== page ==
All Forums > General Discussion > Non-Sports > Who would do a better job of running the USA?
10/8/2013 3:39 PM
For the "some problems" that it solves, does it offer the best solution?

If not, is it more likely that (a) a better solution will be pursued, or (b) there will be a sense of "meh, good enough"?
10/8/2013 4:02 PM
Posted by bad_luck on 10/8/2013 2:01:00 PM (view original):
Posted by MikeT23 on 10/8/2013 1:43:00 PM (view original):
Posted by MikeT23 on 10/7/2013 8:36:00 AM (view original):
Wasn't easy to find but here's a lefty site that agrees with me(I assume a right wing site would be met with "Phhhttt. Righty site nonsense."


http://www.addictinginfo.org/2013/10/01/shutdown-government-real-reason/

Link a lefty side that disagrees with him, STFU badluck up.

Neat trick. 

Do you want to keep that argument going, because it seemed pointless. You always accuse me of not letting things go...what exactly do you want here?
Perhaps admit it's very simplistic to say "The shutdown is over Obamacare."

Of course, that would be you saying "Yeah, I wasn't exactly right" and we know that's not going to happen.

But I do find it funny, as soon as the topic changed, you were back in full post mode.
10/8/2013 4:24 PM
Posted by tecwrg on 10/8/2013 3:39:00 PM (view original):
For the "some problems" that it solves, does it offer the best solution?

If not, is it more likely that (a) a better solution will be pursued, or (b) there will be a sense of "meh, good enough"?
No. The best solution would be universal health care. But that's not viable right now.

It's more likely that a better solution will be worked out if we leave the ACA in place. Incremental improvements happen in steps. Repealing the ACA makes it less likely that an ideal solution will be put into place.
10/8/2013 4:26 PM
Posted by MikeT23 on 10/8/2013 4:02:00 PM (view original):
Posted by bad_luck on 10/8/2013 2:01:00 PM (view original):
Posted by MikeT23 on 10/8/2013 1:43:00 PM (view original):
Posted by MikeT23 on 10/7/2013 8:36:00 AM (view original):
Wasn't easy to find but here's a lefty site that agrees with me(I assume a right wing site would be met with "Phhhttt. Righty site nonsense."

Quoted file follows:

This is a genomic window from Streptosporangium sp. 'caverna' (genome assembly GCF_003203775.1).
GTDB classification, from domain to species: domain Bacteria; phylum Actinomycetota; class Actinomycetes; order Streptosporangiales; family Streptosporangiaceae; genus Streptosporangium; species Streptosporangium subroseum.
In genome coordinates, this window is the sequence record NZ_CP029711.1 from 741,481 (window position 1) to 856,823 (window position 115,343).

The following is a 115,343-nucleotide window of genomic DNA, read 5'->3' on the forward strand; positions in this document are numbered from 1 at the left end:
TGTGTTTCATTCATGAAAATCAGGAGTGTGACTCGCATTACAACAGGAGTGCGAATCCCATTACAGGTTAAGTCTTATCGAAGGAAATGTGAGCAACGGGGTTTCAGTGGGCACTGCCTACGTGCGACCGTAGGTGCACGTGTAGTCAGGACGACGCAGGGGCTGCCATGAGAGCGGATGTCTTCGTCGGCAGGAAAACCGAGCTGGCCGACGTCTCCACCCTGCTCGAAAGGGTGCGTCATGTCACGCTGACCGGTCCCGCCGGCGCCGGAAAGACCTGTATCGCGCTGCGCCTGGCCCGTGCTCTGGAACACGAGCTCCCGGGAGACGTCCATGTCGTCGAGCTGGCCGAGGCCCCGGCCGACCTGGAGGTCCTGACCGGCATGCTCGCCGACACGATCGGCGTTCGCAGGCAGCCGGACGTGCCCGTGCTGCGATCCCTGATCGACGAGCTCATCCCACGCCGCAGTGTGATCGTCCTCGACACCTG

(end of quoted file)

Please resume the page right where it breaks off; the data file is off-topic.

http://www.addictinginfo.org/2013/10/01/shutdown-government-real-reason/

Link a lefty side that disagrees with him, STFU badluck up.

Neat trick. 

Do you want to keep that argument going, because it seemed pointless. You always accuse me of not letting things go...what exactly do you want here?
Perhaps admit it's very simplistic to say "The shutdown is over Obamacare."

Of course, that would be you saying "Yeah, I wasn't exactly right" and we know that's not going to happen.

But I do find it funny, as soon as the topic changed, you were back in full post mode.
The reasoning given by the GOP for the shutdown is Obamacare. The Tea Party Republicans always want to cut spending. So, ok, big picture, they are doing this because they want the government shut down. So what? It's still a terrible idea.


I was in meetings all day yesterday, it had nothing to do with the topic changing.
10/8/2013 4:32 PM
Posted by bad_luck on 10/8/2013 4:24:00 PM (view original):
Posted by tecwrg on 10/8/2013 3:39:00 PM (view original):
For the "some problems" that it solves, does it offer the best solution?

If not, is it more likely that (a) a better solution will be pursued, or (b) there will be a sense of "meh, good enough"?
No. The best solution would be universal health care. But that's not viable right now.

It's more likely that a better solution will be worked out if we leave the ACA in place. Incremental improvements happen in steps. Repealing the ACA makes it less likely that an ideal solution will be put into place.
Let me ask you this, regardless of whether you're willing to acknowledge it can or will happen:

If, three years from now, millions of Americans have lost their employee-subsidized healthcare and end up on the exchanges with higher out-of-pocket costs and less benefits, will you think it was good that the ACA was left in place?
10/8/2013 4:42 PM
Posted by examinerebb on 10/8/2013 4:32:00 PM (view original):
Posted by bad_luck on 10/8/2013 4:24:00 PM (view original):
Posted by tecwrg on 10/8/2013 3:39:00 PM (view original):
For the "some problems" that it solves, does it offer the best solution?

If not, is it more likely that (a) a better solution will be pursued, or (b) there will be a sense of "meh, good enough"?
No. The best solution would be universal health care. But that's not viable right now.

It's more likely that a better solution will be worked out if we leave the ACA in place. Incremental improvements happen in steps. Repealing the ACA makes it less likely that an ideal solution will be put into place.
Let me ask you this, regardless of whether you're willing to acknowledge it can or will happen: